External speakers

Isabel Schnabel

Member, German Council of Economic Experts

Isabel Schnabel was appointed to the Economic Advisory Council in June 2014. She is specialized in the study of financial markets.

Professor Schnabel lectures in Financial Economics at the Johannes-Gutenberg University in Mainz, is a research affiliate at the Centre for Economic Policy (CEPR) and at the Max-Planck Institute for Research on Collective Goods. She is also Deputy Dean of the Graduate School of Economics, Finance, and Management (GSEFM). Her primary fields of research are banking regulation, the “too big to fail” phenomenon and financial crises, under both current and historic perspectives.

Isabel Schnabel completed her PhD in Mannheim on the topic of links between macro-economic risks and financial crises. She was a visiting postdoctoral fellow at the Harvard University and has researched at both the London School of Economics and the International Monetary Fund. She is a member of the Administrative and Advisory Councils at BaFin, the German banking supervisory authority.

Isabel Schnabel was born in Dortmund in 1971, is married and has three children. She lives in Bonn.

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Blog Post

Completing Europe’s banking union means breaking the bank-sovereign vicious circle

Several euro area leaders, including the German chancellor, her finance minister, and the French president, have recently referred to the need to “complete the banking union.”. These public calls echo those made in more formal settings, and inevitably raise the question of what criteria should be used to assess the banking union’s completeness.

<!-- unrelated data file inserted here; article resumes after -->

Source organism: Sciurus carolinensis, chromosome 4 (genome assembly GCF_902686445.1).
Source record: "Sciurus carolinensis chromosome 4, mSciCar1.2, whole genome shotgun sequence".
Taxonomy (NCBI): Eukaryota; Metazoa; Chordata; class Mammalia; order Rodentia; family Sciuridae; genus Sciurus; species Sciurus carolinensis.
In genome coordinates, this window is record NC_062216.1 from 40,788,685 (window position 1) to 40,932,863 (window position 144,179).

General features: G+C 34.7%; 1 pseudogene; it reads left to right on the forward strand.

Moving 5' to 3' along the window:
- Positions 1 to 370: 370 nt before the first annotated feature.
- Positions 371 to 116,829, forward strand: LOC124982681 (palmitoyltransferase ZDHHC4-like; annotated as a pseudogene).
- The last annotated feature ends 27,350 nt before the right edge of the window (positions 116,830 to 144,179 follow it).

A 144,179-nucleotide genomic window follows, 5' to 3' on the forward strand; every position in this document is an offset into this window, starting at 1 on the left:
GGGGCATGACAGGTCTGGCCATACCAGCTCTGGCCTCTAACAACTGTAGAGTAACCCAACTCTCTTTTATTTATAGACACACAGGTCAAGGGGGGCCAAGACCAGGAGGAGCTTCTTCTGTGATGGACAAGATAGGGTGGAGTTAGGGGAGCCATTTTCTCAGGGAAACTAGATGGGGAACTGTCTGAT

By: Isabel Schnabel and Nicolas Véron Topic: Banking and capital markets Date: May 17, 2018
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Blog Post

Breaking the Stalemate on European Deposit Insurance

Many EU-level reports have highlighted a European Deposit Insurance Scheme (EDIS) as a necessary component of banking union, but none of these options has met sufficient consensus among euro-area countries. The authors of this blog propose to end the deadlock with an EDIS design that is institutionally integrated but financed in a way that is differentiated across countries.

By: Isabel Schnabel and Nicolas Véron Topic: Banking and capital markets, Macroeconomic policy Date: March 5, 2018
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External Publication

Reconciling risk sharing with market discipline: A constructive approach to euro area reform

This publication, written by a group of independent French and German economists, proposes six reforms which, if delivered as a package, would improve the Eurozone’s financial stability, political cohesion, and potential for delivering prosperity to its citizens, all while addressing the priorities and concerns of participating countries.

By: Agnès Bénassy-Quéré, Markus K. Brunnermeier, Henrik Enderlein, Emmanuel Farhi, Marcel Fratzscher, Clemens Fuest, Pierre-Olivier Gourinchas, Philippe Martin, Jean Pisani-Ferry, Hélène Rey, Isabel Schnabel, Nicolas Véron, Beatrice Weder di Mauro and Jeromin Zettelmeyer Topic: Macroeconomic policy Date: January 17, 2018
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A resilient Euro needs Franco-German compromise

In a piece signed by 15 leading French and German economists, Nicolas Véron lays out a path to a more sustainable Euro. Germany will need to accept some form of risk sharing. France will need to allow more market discipline. But the two countries can find a common vision for reforms

By: Agnès Bénassy-Quéré, Markus K. Brunnermeier, Lars Feld, Philippe Martin, Hélène Rey, Isabel Schnabel, Nicolas Véron, Beatrice Weder di Mauro, Jeromin Zettelmeyer, Henrik Enderlein, Emmanuel Farhi, Clemens Fuest, Pierre-Olivier Gourinchas, Jean Pisani-Ferry and Marcel Fratzscher Topic: Macroeconomic policy Date: September 27, 2017